Whatever the results I do not know when or if I will have the resolve to publish them.

Will the manuscript be accepted or rejected? Contract or form letter? Tiered rejection letter? Some other response? Will I need an agent? Would I want an agent? The possibilities are numerous. I don’t know. But I do know that my current project won’t get written by itself. I tell myself I’ve got this. What writing projects are you working on these days? What has your experience with publishers been like? How did you react when you received rejection or acceptance letters? I’d love to know.

Back to work.

 

 

There were no love letters written in the notebook I lost, no confessions to crimes of any kind, no I.O.U’s, grocery or honey do lists, no secret missions, no confessions of secret lovers, no crimson lipstick kisses on the faded blue lined pages paper to fix my lipstick, no cheques attached, no dog-eared pages, no poetry from my youth, no notes on famous people?, no directions to the moon (or back for that matter), no regrets, no heartbreaks that actually happened, no heartthrobs, no plans for vacations, no numbers that I actually needed ( I hope), no larger than life events that weren’t made of fiction, no news on that publishing contract I’m waiting to get, no passwords that might have held the gateway to personal info, no personal info, no, there was nothing written that mattered at all unless:

A fictional crime was committed and a character confessed, an I.O.U was written with said found, new-to-them paper, grocery lists were made for someone else’s honey, secret missions were being planned by characters, confessions were being given to secret admirers, lipstick stains were those of the finder, cheques were written for the pages of their youth that were later written in poetry by said finder on pages they dog-eared, famous people bought copies of said finder’s later released found notes and they then wrote their address for adoring fans, the moon was within reach for those who dared to believe they could do the impossible, heartbreaks happened anyhow, heartthrobs were all around, vacation plans were made with the blank pages that remained, the people whose numbers I may have needed? called me for no apparent reason and then I have lost not, the fiction in those pages was larger than life, the news of a publishing contract found me, of course the passwords got changed, otherwise it may have contained personal info that was already made public.

In short, I want my notebook back. The universe has swallowed it whole somewhere in its vast space and despite me owning a few *cough other notebooks, this is the one I need, the one with the outline to the plot I have been working on most recently, the one with the heartbreak, the drama, the tension the, the d*mn outline and the only copy of it at that. #stopwritingoutlineslonghand #makebackupcopies #makebackupcopies #makebackupcopies.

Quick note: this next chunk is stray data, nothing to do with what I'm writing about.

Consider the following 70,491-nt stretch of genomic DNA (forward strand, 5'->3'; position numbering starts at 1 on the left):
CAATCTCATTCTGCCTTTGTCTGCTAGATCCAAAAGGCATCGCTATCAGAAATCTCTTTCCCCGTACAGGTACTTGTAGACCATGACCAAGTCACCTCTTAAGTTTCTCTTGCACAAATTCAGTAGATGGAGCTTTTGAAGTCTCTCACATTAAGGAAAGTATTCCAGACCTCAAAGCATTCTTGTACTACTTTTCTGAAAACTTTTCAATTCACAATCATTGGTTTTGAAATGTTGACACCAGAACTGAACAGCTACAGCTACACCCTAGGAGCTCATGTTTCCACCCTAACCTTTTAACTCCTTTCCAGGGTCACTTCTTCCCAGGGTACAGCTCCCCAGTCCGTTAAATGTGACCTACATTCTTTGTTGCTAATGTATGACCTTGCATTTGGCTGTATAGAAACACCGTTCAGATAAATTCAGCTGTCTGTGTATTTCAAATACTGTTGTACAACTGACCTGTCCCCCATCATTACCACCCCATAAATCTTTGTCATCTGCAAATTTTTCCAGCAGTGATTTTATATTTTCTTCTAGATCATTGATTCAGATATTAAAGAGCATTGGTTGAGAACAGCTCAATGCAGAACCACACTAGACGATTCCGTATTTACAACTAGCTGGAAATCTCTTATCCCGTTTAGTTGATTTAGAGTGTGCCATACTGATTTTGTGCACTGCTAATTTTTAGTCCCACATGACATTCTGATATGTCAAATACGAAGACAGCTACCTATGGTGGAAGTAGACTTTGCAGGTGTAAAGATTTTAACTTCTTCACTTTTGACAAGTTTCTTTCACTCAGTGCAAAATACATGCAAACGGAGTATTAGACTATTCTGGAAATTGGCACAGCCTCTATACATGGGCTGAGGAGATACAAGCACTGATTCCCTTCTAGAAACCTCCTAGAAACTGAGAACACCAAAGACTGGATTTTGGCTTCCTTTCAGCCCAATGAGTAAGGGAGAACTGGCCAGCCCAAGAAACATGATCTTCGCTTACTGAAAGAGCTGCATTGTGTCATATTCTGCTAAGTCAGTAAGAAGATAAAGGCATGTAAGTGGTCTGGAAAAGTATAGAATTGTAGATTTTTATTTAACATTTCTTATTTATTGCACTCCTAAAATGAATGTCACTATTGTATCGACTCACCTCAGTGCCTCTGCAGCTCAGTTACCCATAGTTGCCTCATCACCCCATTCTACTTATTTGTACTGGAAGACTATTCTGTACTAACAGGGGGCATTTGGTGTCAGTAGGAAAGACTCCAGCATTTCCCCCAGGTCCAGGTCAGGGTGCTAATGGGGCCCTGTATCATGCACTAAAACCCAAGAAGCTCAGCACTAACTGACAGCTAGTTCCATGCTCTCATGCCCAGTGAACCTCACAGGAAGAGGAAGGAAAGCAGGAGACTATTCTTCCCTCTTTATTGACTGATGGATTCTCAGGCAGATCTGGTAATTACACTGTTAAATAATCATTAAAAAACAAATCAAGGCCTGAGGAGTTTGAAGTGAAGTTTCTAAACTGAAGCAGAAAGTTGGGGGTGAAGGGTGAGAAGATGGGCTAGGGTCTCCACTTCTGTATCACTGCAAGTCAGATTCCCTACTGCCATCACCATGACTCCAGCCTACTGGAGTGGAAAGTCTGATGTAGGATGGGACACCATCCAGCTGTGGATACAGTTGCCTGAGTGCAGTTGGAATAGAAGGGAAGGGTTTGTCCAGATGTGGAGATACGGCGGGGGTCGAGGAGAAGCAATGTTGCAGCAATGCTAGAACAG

I retraced my steps back to the coffee shop, public transit, and walked the path I went that day at least a thousand other times. If you see said notebook with said details, let me know. It may (or may not) be what I lost. On the bright side, that day I met a very business savvy author that day for those of you focused on the business side of writing. In-depth interview coming soon.

 

Dare to Suck

 

You heard me. Everyone says, dare to be unique, different, bold, daring, and all those other lovely verbs most of which are vivid descriptions of what a person could be if they applied themselves (as a writer in this instance) or maybe already are or already relate to or know someone with some or all of these character traits. Today my friends, I tell you all, dare to suck. In fact, don’t just dare it: succeed in spades.

Prologue: I was on my way to have dinner with the family when for no reason at all I struck up a conversation with someone about their music. (The giveaway was the guitar case on their lap. It turns out they have a passion for music like most people have for the ones they love. Their passion is intense and admirable. So they tell me about how they became a musician, how they started and stopped playing guitar when they first began yet they pushed on to become a great musician and yet they always manage to still sit in with the crowd when they jam with friends.

“You know one of these days you’re going to have to take a chance, dive in, and just do a solo.”

“Dare to suck.”

“Excuse me?”

It turns out daring to suck it something admirable in the music industry, for a musician, it’s doing your first solo. For us writers it would be to just go out there and give it your all and you dare to suck at something you love by taking action towards a writing goal. That’s when you (eventually) find out how good you are at it. What matters is you do your best.